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Classical - Released November 30, 2018 | Mirare

Hi-Res Booklet Distinctions Diapason d'or de l'année - Diapason d'or - Gramophone Editor's Choice - Le Choix de France Musique - Choc de Classica
Through his “brilliance and maturity” (as described by The Guardian) the Russian-Lithuanian pianist Lukas Geniušas has established himself on the international scene as one of the most interesting artists of his generation. He has appeared in London's Wigmore Hall, Amsterdam's Concertgebouw, Milan's Salle Verdi, Moscow's Conservatory and Roque d'Anthéron, and with orchestras such as the Philharmonique de Radio France, the National de Lyon, the NHK of Tokyo, the Saint Petersburg Philharmonic, the Russian National Orchestra, the list goes on... He has chosen here a Prokofiev programme combining early works from his younger years (the Ten Pieces Op. 12 which is a junior work and yet so intimately prokofievian already!) with the work from his first stage of maturity (Second Sonata from 1912) and the work from his full maturity (the Fifth Sonata). Even better, this Fifth Sonata was written "for the first time" in 1923 after his time in Paris, then revised three decades later under the constraint, undoubtedly, of the infamous Jdanov decree which had accused the composer of all anti-Soviet evils, but also due to a very personal concern (he wanted to purify the piano gesture). In a way this work seems almost "Parisian" as it has so many similarities with Poulenc's style. © SM/Qobuz
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Classical - Released September 24, 2013 | DUX

Booklet Distinctions 5 de Diapason
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Solo Piano - Released December 1, 2014 | Piano Classics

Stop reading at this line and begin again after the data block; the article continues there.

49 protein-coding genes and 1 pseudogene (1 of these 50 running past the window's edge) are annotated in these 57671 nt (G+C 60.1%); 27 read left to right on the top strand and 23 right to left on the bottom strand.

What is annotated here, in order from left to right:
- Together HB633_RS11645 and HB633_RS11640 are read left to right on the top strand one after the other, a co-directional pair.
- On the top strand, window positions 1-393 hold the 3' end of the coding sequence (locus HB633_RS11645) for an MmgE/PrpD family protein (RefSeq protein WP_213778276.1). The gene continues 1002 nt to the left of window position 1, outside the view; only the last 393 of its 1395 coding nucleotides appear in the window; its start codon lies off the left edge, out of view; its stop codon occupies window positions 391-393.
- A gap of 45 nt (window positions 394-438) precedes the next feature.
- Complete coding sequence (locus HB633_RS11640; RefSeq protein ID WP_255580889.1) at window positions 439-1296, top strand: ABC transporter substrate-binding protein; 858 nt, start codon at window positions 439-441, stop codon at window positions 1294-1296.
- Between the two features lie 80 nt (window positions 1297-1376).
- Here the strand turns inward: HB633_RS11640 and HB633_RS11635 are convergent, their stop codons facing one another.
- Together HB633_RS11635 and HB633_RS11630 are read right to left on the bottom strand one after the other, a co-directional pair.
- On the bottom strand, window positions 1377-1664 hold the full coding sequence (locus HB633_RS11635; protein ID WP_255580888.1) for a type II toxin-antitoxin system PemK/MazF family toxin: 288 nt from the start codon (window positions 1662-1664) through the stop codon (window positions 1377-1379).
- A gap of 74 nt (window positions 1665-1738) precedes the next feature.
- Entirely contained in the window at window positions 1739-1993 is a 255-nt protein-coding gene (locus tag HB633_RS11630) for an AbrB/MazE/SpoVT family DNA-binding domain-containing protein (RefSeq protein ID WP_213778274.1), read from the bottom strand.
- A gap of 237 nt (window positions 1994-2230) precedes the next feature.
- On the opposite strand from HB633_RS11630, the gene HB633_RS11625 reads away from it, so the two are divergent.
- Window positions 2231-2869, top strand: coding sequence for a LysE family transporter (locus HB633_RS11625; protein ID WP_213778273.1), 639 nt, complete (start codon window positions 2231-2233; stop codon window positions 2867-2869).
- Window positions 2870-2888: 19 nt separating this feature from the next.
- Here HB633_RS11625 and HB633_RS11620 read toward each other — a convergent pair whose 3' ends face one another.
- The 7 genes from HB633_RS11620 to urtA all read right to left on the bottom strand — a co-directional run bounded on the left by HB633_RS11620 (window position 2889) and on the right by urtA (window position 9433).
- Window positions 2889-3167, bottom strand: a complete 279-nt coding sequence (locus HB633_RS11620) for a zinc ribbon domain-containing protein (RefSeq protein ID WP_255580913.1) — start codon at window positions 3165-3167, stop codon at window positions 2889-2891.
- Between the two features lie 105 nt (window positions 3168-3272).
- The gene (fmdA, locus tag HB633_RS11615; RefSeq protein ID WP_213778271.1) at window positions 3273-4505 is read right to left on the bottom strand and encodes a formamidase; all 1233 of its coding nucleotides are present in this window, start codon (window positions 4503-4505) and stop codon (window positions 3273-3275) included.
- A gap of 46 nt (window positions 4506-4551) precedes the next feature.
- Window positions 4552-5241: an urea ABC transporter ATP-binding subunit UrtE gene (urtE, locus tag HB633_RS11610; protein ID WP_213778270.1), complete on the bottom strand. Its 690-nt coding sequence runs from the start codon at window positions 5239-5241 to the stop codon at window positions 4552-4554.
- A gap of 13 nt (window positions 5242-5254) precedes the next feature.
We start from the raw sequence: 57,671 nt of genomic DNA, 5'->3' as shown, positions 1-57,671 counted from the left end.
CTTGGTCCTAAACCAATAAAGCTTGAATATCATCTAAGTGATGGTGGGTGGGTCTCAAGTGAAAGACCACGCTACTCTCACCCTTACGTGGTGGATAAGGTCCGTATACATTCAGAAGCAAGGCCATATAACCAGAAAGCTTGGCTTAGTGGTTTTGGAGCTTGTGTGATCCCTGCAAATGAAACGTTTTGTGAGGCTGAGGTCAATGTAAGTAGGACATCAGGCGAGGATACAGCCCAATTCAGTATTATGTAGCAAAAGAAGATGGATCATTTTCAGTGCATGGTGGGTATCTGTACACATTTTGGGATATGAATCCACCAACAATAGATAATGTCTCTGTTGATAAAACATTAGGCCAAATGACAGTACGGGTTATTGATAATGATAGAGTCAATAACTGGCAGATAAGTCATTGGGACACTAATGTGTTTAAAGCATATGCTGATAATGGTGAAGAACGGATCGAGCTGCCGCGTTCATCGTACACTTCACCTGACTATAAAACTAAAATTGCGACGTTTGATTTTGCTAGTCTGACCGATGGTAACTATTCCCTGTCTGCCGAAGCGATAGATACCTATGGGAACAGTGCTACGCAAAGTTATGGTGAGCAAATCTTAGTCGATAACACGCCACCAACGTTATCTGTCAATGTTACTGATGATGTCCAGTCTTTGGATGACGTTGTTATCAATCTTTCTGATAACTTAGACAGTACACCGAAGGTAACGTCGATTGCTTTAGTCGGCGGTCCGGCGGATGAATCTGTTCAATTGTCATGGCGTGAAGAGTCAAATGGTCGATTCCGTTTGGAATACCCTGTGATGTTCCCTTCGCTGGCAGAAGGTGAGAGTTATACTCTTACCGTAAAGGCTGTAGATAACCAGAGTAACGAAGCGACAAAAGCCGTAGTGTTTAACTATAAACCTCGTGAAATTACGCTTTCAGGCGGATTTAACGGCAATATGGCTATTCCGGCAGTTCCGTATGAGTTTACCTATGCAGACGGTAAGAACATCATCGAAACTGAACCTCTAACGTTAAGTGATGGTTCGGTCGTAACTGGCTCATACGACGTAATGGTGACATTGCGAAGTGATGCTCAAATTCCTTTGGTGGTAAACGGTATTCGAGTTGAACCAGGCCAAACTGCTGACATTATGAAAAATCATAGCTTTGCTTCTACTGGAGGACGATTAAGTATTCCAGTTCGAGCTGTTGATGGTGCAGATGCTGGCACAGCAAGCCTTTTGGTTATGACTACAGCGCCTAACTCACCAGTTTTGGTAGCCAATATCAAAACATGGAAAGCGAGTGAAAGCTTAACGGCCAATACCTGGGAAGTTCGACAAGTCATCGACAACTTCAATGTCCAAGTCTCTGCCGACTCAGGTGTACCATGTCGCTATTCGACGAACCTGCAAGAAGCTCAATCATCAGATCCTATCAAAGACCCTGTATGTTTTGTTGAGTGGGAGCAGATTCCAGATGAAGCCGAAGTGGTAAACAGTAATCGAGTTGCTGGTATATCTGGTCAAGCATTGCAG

Distinctions 4 étoiles Classica
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Classical - Released June 5, 2020 | Mirare

Hi-Res Booklet
Chopin was an absolute master of “small forms” (preludes, ballads, nocturnes, mazurkas, impromptus, études, polonaises), which often overshadowed his larger works such as the three piano sonatas and the sonata for cello and piano which are brilliant but are often criticised for being disparate pieces strung together. Yet, upon closer examination, many musicologists have found that these works are carefully structured and as accomplished as the classical models established by Haydn and Beethoven.In this recital for Mirare, the Russian-Lithuanian pianist Lukas Geniušas has once again set his sights on Chopin after his interpretation of Chopin’s twenty-four Etudes (for Dux Records) in 2013 was highly praised. Two years later, the release of his monographic album dedicated to the Sonata No. 2 in B-flat minor and the Concerto in E minor by the Chopin Institute in Warsaw (Narodowy Instytut Fryderyka Chopin), was once again a success.Having studied at the Moscow Frederic Chopin College of Music Performing, the brilliant young Lukas Geniušas now remains loyal to his favourite composer. He leads up to Sonata No. 3 by playing a mix of eleven Mazurkas, like walking down an impressive avenue of lime trees leading to a stately home. His great technique and remarkable sensitivity allow him to pick up on even the most subtle and delicate details of Chopin’s music. © François Hudry/Qobuz
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Solo Piano - Released October 23, 2015 | Piano Classics

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Classical - Released March 1, 2013 | DUX

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Classical - Released June 5, 2020 | Mirare

Hi-Res Booklet
It's a bit surprising for a young pianist like Lukas Geniušas to release two albums of Chopin in a row, although the fact that Geniušas was a winner of coveted high honors at the Chopin International Competition in Warsaw goes a long way toward explaining it. Geniušas has a confident way with Chopin that does nothing fancy but will leave listeners with the music in their heads. His program falls into two parts, with a group of mazurkas, drawn from various sets, followed by the Piano Sonata No. 3 in B minor, Op. 58, and he both shows an individual personality and lets these very different works speak for themselves. Geniušas' mazurkas are propulsive, pausing at times for lyrical details that gain in impact from being set off, and his tempos are strict enough to emphasize the folk roots of the mazurka, the most Polish of the genres in which Chopin worked. The Piano Sonata No. 3 is as close as Chopin came to really engaging with the tradition of Classical structure, and here Geniušas takes time and brings out the modulations on which the outer movements depend. His playing is clean throughout, and though there is both more expressive and more virtuosic Chopin, there's an X factor of assured charisma here that holds the listener's attention. Clear sound from Mirare, captured at the medium-sized Gustav-Mahler-Saal in Toblach, Italy, is another major draw. © TiVo